Staples Still Silent On Severity Of Corporate System Breach


Staples is remaining mum about the extent of a malware infection that crippled its corporate systems last week while investigators contained the attack.

CRN learned last week that the Framingham, Mass.-based office supply retailer was impacted by the ChangeUp worm, a fast-spreading attack designed to spread via network shared drives. Once systems are infected with ChangeUp, the worm contacts a remote server to download additional malware, which can range from banking Trojans to keystroke loggers designed to record keystrokes to steal account credentials.

Staples spokesperson Mark Cautela said last week that he would look into the matter but has not returned repeated requests for information about the attack or whether any customer data was exposed as a result of the incident. Security experts said shared drives are typically isolated from servers containing more sensitive data; however, file shares could contain intellectual property and other information that could be high-value assets to the retailer.

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Symantec is reported to be the firm investigating the infection, identifying it as a variant of ChangeUp. The malware author behind the attacks constantly changes it in an effort to evade detection by antivirus and network security appliances. Symantec and several other security firms warned in November that a new variant was detected spreading in the wild.

Symantec doesn't comment about specific customer incidents, but Kevin Haley, a director at Symantec Security Response, told CRN Monday that a social engineering attack lies at the core of how the malware infection initially infects its victim.

"Every employee sitting at their desk is also a consumer and susceptible to social engineering attacks," Haley said. "While the ultimate malware that gets delivered by ChangeUp might not be a significant risk to enterprises, it is a huge cost in terms of cleanup and productivity."

ChangeUp spreads via removable and mapped drives, making copies of itself and using the Windows AutoRun feature to spread to other computers via removable media. Microsoft issued an update in 2009 restricting the use of AutoRun to CD and DVD drives, but USB devices may have firmware that can bypass the restrictions. Security researchers say organizations can create an application control policy to block AutoRun files.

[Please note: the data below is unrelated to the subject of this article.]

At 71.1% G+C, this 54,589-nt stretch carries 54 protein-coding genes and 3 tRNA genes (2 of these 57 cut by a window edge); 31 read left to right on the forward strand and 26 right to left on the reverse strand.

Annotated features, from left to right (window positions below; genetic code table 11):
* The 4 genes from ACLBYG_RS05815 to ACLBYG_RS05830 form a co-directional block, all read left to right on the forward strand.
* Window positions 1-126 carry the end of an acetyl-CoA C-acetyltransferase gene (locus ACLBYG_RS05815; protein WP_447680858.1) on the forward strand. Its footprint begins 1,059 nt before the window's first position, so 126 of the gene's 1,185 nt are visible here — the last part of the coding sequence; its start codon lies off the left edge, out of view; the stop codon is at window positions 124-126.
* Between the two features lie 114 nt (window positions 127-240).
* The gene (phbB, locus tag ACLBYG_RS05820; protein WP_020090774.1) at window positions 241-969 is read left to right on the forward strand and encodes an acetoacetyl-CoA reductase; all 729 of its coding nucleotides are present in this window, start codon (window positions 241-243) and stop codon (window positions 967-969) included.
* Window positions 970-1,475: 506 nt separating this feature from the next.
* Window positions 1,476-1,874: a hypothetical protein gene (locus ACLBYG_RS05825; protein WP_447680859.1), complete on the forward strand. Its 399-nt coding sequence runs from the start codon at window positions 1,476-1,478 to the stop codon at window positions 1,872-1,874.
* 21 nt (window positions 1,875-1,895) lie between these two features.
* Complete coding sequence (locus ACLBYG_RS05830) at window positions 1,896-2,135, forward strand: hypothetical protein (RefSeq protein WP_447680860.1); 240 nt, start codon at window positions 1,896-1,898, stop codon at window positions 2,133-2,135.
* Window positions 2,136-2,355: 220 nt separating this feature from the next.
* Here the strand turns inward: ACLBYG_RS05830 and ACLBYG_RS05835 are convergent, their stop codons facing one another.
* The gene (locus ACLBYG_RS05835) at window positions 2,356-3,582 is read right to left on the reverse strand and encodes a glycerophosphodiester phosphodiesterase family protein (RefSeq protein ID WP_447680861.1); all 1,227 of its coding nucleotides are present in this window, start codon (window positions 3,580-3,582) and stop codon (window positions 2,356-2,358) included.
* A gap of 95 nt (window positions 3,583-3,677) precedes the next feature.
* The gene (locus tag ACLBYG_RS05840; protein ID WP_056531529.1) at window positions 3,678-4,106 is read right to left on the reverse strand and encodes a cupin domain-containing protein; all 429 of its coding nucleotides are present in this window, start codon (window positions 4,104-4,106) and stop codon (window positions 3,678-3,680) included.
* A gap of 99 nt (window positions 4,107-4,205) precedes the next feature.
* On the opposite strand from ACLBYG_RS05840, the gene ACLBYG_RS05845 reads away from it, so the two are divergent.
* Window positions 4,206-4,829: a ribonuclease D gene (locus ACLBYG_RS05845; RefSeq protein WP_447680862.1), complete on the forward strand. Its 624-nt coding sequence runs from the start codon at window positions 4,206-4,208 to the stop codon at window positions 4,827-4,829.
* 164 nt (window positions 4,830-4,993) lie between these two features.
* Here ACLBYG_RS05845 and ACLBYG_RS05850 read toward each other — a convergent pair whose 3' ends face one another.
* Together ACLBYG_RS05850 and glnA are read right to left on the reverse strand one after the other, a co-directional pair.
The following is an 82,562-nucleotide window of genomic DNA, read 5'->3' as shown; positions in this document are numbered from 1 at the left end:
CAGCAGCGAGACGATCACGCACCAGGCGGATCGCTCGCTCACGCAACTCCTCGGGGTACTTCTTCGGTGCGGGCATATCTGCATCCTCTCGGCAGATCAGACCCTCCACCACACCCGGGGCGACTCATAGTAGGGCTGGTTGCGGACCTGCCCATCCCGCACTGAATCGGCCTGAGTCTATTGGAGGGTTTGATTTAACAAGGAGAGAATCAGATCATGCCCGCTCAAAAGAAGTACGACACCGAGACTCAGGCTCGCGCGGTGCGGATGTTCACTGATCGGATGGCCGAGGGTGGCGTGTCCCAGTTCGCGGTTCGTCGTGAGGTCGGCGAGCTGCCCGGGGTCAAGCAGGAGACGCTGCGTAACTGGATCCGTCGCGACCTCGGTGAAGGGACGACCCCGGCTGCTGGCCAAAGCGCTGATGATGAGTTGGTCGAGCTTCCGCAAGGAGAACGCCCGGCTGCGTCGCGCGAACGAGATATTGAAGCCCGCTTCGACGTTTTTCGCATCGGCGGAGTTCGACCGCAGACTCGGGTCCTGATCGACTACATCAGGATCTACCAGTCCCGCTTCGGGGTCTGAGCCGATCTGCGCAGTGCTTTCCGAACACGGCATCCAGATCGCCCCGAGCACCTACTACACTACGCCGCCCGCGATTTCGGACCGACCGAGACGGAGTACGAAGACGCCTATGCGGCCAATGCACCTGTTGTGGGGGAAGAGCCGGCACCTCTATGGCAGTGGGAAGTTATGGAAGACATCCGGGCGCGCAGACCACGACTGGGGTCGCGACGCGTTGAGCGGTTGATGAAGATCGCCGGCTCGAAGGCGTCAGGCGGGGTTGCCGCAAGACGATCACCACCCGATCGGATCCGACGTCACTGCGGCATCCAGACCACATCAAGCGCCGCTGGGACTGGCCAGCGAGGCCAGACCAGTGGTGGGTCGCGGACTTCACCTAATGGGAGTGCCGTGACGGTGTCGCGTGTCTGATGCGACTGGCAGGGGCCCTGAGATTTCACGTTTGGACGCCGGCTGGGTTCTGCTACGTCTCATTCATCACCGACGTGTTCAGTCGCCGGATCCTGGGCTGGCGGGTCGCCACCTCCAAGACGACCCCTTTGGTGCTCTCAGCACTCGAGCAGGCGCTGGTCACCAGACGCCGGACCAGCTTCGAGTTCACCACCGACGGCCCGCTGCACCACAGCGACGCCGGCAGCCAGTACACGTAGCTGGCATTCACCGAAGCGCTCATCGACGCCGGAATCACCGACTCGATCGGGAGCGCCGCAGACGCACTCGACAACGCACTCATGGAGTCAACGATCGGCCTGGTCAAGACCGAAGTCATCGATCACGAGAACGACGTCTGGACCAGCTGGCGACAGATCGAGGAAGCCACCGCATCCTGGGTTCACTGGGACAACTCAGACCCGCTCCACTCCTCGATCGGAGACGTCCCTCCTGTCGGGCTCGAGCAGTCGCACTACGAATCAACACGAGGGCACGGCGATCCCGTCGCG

ChangeUp also was programmed to dynamically generate URLs to download its malware payload, according to a Symantec analysis of the threat. Each copy of the worm modifies itself to evade antivirus detection based on file hashes, the Cupertino, Calif., security firm said.

Most malware attacks stem from a spearphishing email or drive-by attacks targeting a known vulnerability, said Zheng Bu, senior director of security research at Milpitas, Calif.-based FireEye. Bu told CRN that increasing malware sophistication is continuing to weaken signature-based security such as antivirus, which is often relied on by enterprises as the first line of defense.

Organizations need to ensure that client software is updated to reduce some of the risk of an infection, but there will be some delays in rolling out updates at large organizations, Bu said.

"The perception is that if you turned on Windows security update you are fine, but nowadays a lot of third-party apps are the target of malware writers," Bu said. "If you have network security you can apply security mitigations, but it is difficult to upgrade 30,000 endpoints at the same time."

PUBLISHED APRIL 10, 2013